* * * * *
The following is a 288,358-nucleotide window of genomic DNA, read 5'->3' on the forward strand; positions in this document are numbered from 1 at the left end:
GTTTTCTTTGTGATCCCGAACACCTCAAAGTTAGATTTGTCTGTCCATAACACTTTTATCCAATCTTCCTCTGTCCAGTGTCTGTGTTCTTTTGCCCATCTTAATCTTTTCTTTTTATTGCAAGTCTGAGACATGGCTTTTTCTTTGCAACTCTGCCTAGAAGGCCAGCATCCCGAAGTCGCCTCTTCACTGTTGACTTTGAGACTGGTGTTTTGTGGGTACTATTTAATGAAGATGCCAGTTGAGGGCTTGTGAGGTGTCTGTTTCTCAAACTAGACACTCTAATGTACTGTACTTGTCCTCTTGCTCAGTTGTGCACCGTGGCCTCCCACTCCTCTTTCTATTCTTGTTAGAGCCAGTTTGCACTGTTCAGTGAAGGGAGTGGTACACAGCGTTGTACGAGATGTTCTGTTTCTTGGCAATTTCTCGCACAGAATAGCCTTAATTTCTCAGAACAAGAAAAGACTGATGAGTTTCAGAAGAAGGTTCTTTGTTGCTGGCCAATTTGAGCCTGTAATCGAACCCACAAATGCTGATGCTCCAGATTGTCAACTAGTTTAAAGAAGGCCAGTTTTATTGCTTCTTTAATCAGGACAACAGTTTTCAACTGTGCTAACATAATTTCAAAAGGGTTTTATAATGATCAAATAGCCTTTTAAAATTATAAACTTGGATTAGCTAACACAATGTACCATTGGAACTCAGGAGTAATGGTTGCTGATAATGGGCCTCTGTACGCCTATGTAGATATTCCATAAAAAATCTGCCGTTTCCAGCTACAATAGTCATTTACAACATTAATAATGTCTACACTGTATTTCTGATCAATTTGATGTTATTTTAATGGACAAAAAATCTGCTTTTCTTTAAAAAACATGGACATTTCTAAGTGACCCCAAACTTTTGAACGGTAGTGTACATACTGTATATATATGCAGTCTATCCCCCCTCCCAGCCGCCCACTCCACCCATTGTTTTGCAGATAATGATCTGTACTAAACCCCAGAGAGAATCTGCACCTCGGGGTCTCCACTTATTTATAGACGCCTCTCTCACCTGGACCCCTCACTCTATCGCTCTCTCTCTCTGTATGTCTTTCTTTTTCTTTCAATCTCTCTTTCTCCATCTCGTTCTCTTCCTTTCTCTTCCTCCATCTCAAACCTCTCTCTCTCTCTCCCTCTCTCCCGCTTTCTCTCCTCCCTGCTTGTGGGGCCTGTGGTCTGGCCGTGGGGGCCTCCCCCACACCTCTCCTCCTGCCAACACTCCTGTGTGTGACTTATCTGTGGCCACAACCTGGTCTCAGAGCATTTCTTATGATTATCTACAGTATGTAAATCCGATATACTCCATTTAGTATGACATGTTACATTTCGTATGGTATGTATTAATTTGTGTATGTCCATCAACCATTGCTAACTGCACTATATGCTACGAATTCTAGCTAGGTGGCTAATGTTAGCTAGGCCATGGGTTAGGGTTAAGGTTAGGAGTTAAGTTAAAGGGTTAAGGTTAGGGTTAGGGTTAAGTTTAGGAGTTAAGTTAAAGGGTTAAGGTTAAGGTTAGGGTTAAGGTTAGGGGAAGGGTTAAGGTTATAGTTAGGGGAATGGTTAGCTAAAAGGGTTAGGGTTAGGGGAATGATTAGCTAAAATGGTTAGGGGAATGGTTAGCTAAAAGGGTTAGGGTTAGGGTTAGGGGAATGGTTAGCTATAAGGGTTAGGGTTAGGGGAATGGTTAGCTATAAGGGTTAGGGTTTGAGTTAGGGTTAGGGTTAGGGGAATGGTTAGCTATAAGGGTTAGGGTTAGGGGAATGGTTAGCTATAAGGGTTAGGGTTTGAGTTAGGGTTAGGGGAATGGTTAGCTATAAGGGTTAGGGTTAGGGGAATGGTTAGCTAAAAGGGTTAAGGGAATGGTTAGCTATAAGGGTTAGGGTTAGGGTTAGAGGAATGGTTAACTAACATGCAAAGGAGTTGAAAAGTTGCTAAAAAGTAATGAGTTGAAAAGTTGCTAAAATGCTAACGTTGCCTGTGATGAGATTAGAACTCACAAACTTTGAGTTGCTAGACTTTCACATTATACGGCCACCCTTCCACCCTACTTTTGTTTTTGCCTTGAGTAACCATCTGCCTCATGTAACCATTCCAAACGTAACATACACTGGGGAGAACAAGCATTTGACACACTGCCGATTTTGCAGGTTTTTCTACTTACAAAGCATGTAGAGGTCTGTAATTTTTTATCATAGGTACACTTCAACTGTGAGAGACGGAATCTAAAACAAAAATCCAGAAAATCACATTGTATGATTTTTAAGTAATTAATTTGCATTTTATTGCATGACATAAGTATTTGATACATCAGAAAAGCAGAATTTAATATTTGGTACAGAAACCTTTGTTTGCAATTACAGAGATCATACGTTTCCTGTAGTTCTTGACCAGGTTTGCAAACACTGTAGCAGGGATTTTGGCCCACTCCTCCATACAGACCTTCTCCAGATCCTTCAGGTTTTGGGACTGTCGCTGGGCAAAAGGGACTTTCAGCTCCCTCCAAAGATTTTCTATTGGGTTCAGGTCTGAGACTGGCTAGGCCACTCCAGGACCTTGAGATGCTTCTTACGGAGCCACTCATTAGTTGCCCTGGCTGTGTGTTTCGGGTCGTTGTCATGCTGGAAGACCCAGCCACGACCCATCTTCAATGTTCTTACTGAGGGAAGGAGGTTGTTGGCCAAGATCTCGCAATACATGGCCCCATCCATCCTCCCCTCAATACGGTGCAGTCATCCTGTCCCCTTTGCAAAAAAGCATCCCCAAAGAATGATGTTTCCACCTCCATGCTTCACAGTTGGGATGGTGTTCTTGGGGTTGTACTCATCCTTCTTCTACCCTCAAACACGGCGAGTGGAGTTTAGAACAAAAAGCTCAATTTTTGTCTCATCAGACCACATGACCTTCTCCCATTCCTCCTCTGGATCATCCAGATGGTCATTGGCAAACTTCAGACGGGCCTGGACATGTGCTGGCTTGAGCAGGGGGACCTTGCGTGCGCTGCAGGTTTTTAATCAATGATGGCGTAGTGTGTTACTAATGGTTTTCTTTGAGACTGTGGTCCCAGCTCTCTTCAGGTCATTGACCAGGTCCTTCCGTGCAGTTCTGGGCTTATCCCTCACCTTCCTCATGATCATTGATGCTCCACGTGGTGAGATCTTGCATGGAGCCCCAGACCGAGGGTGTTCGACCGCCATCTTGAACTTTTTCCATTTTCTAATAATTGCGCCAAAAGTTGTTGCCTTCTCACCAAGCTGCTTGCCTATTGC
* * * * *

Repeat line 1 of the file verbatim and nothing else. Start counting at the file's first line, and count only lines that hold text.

The following is a 288,358-nucleotide window of genomic DNA, read 5'->3' on the forward strand; positions in this document are numbered from 1 at the left end: